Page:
An international team of astronomers has built a telescope that will be carried to the edge of space by a helium balloon, escaping the distorting effects of the atmosphere.
This altitude will allow the telescope to be free of 99.5% of the Earth’s atmosphere, and thus capture exquisitely sharp images that astronomers say will rival the Hubble Space Telescope – at a fraction of the cost. Hubble’s price tag reached almost US$5 billion, while this new balloon-borne telescope costs a mere US$5 million.
“New balloon technology makes visiting space cheap, easy and environmentally friendly,” says team member Mohamed Shaaban from the University of Toronto.
The researchers behind the telescope include Durham and Princeton universities, along with NASA and the Canadian Space Agency. Shaaban is presenting the research today at the Royal Astronomical Society National Astronomy Meeting in the UK.
The Superpressure Balloon-borne Imaging Telescope (SuperBIT) will make its debut next April, launched from Wanaka in New Zealand. It will sail 40 kilometres up into the atmosphere, carried aloft by a helium balloon the size of a football field (with a volume of 532,000 cubic metres).
The telescope uses ‘superpressure’ balloon technology developed by NASA, able to contain helium for months without rupturing. An ordinary research balloon needs to vent helium during the day as heat from the sun causes the gas to expand – within a few days it no longer has enough helium to remain in the air. A superpressure balloon, on the other hand, maintains a steady volume, so can remain at altitude for longer periods of time than ever before possible.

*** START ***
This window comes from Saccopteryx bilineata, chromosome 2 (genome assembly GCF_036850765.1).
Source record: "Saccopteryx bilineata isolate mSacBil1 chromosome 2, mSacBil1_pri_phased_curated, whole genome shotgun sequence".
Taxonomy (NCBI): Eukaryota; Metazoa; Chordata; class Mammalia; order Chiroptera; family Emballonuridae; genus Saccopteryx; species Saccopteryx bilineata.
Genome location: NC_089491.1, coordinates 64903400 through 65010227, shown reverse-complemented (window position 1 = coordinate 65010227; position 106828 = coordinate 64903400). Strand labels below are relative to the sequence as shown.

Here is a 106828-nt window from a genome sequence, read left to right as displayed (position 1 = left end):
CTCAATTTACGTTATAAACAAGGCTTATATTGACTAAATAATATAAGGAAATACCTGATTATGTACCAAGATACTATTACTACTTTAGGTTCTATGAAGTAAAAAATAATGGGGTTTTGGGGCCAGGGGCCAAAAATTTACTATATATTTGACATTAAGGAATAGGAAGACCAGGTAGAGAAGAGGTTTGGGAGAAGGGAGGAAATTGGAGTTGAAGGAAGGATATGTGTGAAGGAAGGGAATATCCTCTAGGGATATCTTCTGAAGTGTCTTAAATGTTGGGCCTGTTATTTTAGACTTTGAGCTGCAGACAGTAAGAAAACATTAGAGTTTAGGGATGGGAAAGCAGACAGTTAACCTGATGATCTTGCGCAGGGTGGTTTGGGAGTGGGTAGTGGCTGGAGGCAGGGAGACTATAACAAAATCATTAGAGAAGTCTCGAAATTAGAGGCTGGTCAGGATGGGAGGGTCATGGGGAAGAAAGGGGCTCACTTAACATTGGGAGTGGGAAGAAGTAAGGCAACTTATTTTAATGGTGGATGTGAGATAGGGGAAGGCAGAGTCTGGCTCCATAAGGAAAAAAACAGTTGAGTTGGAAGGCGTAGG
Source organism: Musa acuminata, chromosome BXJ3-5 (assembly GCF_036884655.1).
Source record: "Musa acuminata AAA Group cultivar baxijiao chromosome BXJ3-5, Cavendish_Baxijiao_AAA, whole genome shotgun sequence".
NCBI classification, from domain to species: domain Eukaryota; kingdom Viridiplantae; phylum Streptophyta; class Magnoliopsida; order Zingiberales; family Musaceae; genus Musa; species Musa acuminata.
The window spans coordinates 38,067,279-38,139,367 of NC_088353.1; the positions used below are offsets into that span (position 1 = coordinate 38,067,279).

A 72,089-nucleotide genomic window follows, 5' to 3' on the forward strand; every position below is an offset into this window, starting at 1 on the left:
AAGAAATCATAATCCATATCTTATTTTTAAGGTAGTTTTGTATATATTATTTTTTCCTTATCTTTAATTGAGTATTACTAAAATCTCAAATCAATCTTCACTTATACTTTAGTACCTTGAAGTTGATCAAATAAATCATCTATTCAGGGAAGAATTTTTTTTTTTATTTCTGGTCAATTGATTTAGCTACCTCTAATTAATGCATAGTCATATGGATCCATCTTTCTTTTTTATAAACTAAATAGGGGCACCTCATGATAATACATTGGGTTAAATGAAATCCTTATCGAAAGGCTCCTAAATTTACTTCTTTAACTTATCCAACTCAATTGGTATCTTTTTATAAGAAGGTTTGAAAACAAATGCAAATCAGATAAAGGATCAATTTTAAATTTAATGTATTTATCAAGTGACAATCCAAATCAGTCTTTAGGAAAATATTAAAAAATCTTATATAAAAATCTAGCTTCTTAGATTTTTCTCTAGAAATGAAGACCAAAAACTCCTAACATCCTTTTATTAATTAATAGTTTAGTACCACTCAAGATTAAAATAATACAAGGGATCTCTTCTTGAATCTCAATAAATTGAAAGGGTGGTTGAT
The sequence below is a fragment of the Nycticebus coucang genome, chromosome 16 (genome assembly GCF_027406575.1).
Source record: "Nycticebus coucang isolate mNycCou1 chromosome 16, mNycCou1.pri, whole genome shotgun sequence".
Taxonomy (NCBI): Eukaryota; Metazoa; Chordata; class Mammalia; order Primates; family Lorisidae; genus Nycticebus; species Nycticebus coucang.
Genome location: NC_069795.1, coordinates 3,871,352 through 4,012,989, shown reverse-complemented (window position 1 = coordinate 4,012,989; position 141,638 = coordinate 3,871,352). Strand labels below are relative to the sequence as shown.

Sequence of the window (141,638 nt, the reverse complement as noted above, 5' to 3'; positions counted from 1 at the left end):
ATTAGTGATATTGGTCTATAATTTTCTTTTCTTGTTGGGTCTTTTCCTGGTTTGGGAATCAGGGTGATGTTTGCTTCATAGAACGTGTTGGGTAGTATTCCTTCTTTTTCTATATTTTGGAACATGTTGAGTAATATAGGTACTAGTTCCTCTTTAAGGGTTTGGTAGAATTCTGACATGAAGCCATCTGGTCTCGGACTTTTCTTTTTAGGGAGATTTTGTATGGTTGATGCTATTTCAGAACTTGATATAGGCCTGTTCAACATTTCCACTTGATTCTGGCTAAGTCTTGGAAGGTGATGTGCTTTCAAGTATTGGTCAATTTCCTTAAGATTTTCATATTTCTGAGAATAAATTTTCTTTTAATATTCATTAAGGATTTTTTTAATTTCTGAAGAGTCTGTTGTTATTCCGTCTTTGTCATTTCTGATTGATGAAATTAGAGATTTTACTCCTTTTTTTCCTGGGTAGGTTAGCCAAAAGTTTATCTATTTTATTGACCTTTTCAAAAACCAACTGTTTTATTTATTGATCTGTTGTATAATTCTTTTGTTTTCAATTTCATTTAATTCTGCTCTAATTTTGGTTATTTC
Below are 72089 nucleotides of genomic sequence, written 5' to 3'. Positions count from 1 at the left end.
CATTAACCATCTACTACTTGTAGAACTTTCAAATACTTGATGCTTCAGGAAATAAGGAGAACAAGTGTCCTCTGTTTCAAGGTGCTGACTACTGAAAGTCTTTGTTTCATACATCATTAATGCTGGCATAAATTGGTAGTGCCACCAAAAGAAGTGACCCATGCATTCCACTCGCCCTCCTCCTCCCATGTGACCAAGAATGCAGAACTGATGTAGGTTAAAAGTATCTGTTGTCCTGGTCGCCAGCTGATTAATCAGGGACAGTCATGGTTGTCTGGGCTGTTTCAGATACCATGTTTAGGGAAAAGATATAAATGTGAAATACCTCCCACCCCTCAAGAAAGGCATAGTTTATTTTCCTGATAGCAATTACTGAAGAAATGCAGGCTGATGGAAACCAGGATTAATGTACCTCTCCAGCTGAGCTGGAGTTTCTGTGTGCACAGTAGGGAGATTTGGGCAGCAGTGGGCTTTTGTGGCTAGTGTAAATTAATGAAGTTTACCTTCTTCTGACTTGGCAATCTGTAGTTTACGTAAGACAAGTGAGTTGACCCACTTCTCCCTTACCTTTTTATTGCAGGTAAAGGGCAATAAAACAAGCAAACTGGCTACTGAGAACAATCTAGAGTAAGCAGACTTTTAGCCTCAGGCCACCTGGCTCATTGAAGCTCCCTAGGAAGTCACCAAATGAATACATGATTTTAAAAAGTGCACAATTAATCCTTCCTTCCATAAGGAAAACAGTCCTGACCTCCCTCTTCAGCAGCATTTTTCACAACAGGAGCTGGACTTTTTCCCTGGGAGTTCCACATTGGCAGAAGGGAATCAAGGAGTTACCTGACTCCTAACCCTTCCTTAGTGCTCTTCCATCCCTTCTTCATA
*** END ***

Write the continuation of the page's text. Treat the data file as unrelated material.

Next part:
SuperBIT will drift on seasonally stable winds and circumnavigate the globe several times throughout its mission, observing the cosmos at night and using its solar panels to recharge during the day.
A final test flight in 2019 showed that the telescope could remain highly stable, being able to peer at a specific point in the sky with a variation of less than one thirty-six thousandth of a degree over more than an hour. This is crucial for achieving high-resolution images.
SuperBIT will observe across optical and near-ultraviolet wavelengths, first using a 0.5-metre aperture telescope.
The balloon’s design allows it to return the telescope to Earth for repairs or equipment upgrades before relaunching – in the next iteration, astronomers plan to increase the mirror diameter to 1.5 metres.
“SuperBIT can be continually reconfigured and upgraded, but its first mission will watch the largest particle accelerators in the universe: collisions between clusters of galaxies,” Shaaban explains.
When two galaxy clusters hit head on, intergalactic gas also smashes together. The gas slows down, heats up and produces shockwaves and electromagnetic radiation. SuperBIT aims to use this cosmic laboratory to test whether dark matter also slows during collisions, and thus gain insight into the composition of this mysterious substance.
Lauren Fuge is a science journalist at Cosmos. She holds a BSc in physics from the University of Adelaide and a BA in English and creative writing from Flinders University.
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